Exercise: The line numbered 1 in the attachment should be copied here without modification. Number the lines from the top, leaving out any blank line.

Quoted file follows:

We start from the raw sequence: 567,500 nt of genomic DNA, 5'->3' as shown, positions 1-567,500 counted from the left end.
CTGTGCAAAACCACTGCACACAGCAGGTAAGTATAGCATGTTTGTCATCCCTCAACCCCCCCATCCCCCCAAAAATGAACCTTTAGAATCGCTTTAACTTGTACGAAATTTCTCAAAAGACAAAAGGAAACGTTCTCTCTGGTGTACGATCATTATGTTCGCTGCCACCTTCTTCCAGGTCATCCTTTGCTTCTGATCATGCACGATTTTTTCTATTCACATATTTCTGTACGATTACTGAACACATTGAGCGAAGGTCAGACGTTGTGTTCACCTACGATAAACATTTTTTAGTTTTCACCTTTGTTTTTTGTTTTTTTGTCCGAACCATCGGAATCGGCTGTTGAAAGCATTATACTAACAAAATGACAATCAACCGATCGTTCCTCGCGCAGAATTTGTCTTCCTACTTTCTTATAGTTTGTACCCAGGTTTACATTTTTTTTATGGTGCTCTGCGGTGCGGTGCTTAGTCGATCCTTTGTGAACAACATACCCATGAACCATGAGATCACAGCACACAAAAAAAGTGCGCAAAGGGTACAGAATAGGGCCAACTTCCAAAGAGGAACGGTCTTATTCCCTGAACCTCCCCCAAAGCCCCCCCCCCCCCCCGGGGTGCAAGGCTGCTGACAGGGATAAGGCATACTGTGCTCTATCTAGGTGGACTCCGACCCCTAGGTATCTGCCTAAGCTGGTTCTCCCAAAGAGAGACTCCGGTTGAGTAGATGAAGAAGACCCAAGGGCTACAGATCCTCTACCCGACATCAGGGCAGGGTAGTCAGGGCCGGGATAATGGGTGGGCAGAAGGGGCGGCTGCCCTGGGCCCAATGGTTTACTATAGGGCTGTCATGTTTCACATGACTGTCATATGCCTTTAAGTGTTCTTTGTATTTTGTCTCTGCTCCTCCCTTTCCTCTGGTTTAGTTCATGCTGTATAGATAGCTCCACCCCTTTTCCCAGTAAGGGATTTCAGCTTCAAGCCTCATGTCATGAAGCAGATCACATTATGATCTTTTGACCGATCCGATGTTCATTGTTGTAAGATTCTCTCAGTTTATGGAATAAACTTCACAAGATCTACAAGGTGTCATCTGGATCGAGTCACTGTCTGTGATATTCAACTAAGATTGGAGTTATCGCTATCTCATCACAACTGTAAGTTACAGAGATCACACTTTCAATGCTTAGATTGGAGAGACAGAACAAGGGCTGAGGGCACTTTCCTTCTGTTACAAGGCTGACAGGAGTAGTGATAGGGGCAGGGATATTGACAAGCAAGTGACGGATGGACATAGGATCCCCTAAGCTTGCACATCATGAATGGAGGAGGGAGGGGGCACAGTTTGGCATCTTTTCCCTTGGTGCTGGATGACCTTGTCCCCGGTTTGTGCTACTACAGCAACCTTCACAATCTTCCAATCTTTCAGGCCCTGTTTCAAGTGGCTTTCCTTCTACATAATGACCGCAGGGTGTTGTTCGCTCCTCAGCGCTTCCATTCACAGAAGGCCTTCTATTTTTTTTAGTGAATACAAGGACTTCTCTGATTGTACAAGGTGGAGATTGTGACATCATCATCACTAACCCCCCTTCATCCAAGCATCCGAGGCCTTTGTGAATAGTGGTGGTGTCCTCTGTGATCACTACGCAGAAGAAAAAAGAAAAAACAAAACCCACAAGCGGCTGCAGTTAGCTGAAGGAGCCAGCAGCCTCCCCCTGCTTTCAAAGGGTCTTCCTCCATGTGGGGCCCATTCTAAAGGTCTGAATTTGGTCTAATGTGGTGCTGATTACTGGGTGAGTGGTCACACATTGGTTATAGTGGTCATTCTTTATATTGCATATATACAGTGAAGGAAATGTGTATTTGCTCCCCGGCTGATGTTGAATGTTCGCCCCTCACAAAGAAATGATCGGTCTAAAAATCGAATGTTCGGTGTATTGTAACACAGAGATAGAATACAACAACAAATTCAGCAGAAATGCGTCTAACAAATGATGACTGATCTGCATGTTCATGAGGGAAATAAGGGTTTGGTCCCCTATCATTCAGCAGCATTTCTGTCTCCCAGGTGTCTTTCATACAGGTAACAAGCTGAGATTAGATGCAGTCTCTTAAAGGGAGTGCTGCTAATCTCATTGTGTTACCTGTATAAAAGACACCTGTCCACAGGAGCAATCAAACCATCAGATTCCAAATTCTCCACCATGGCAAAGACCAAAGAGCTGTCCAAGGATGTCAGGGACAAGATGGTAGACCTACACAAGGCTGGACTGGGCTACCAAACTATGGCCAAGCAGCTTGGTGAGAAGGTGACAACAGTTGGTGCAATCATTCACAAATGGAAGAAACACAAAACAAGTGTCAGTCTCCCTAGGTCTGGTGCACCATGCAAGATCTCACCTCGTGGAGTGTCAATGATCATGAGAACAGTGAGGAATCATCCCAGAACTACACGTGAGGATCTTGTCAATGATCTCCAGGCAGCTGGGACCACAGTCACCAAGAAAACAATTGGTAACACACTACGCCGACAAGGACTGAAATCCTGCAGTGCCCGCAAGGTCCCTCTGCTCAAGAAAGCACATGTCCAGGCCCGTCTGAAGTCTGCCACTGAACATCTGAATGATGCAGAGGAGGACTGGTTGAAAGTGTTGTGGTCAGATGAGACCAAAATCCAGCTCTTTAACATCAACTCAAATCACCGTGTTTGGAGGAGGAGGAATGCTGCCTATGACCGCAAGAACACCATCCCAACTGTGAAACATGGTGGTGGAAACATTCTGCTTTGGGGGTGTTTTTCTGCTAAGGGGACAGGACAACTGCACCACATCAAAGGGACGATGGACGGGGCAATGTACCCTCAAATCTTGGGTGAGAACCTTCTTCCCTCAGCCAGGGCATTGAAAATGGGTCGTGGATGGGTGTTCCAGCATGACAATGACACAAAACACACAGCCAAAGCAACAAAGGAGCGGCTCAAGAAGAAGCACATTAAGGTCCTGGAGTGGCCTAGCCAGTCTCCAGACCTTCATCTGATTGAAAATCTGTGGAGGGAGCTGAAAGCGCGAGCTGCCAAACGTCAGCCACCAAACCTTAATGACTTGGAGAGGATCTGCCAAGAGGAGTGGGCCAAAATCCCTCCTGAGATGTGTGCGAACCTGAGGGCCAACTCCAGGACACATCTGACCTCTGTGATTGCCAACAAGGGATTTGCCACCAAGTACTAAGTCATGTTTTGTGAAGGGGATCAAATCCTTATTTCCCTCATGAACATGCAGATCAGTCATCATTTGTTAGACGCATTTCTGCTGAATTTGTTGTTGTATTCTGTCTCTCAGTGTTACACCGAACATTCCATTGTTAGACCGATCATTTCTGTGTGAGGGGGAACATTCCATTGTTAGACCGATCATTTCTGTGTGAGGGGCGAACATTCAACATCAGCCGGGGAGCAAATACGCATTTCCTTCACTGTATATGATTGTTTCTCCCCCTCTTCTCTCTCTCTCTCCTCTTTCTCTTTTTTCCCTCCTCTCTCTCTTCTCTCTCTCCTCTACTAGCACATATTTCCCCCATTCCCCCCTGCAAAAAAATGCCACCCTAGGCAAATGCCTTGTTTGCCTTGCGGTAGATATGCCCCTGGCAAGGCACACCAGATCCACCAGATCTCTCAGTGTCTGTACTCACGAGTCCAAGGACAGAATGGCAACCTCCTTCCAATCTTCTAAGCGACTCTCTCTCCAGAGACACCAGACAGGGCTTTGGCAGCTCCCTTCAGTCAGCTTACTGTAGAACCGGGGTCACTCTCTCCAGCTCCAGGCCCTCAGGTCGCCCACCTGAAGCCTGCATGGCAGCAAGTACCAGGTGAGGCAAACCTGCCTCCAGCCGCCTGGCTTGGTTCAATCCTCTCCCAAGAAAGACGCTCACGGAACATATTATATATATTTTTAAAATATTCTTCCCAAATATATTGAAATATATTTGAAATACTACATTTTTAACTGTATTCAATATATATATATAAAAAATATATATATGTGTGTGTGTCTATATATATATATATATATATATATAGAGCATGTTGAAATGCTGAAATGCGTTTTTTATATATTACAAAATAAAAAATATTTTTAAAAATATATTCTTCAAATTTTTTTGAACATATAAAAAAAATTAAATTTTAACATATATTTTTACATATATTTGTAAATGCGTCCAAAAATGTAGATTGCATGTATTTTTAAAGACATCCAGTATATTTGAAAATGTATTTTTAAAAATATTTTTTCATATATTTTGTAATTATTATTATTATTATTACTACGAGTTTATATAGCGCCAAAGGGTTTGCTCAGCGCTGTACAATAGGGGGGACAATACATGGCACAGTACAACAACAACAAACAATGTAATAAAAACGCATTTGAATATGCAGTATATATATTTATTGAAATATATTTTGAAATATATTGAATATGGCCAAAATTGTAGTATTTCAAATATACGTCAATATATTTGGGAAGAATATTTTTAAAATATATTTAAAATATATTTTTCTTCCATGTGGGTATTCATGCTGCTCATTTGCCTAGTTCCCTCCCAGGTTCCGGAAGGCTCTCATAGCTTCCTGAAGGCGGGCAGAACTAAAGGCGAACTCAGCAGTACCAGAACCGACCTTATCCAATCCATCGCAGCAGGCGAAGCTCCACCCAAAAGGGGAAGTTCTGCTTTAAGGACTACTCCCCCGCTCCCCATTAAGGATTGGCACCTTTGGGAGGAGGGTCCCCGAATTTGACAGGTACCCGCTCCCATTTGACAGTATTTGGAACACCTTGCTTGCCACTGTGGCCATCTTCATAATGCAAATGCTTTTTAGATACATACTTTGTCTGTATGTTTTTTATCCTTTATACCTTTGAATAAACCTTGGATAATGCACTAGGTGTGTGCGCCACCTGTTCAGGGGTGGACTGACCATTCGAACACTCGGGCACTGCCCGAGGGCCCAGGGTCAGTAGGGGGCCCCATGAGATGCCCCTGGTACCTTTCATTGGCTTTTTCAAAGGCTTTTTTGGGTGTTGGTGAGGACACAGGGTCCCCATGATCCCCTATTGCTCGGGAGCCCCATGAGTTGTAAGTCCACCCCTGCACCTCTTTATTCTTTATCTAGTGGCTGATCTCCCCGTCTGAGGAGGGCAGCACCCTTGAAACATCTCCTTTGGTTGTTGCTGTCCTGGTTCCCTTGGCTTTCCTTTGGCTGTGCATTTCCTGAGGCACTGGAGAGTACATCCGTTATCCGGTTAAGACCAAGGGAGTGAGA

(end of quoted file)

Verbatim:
We start from the raw sequence: 567,500 nt of genomic DNA, 5'->3' as shown, positions 1-567,500 counted from the left end.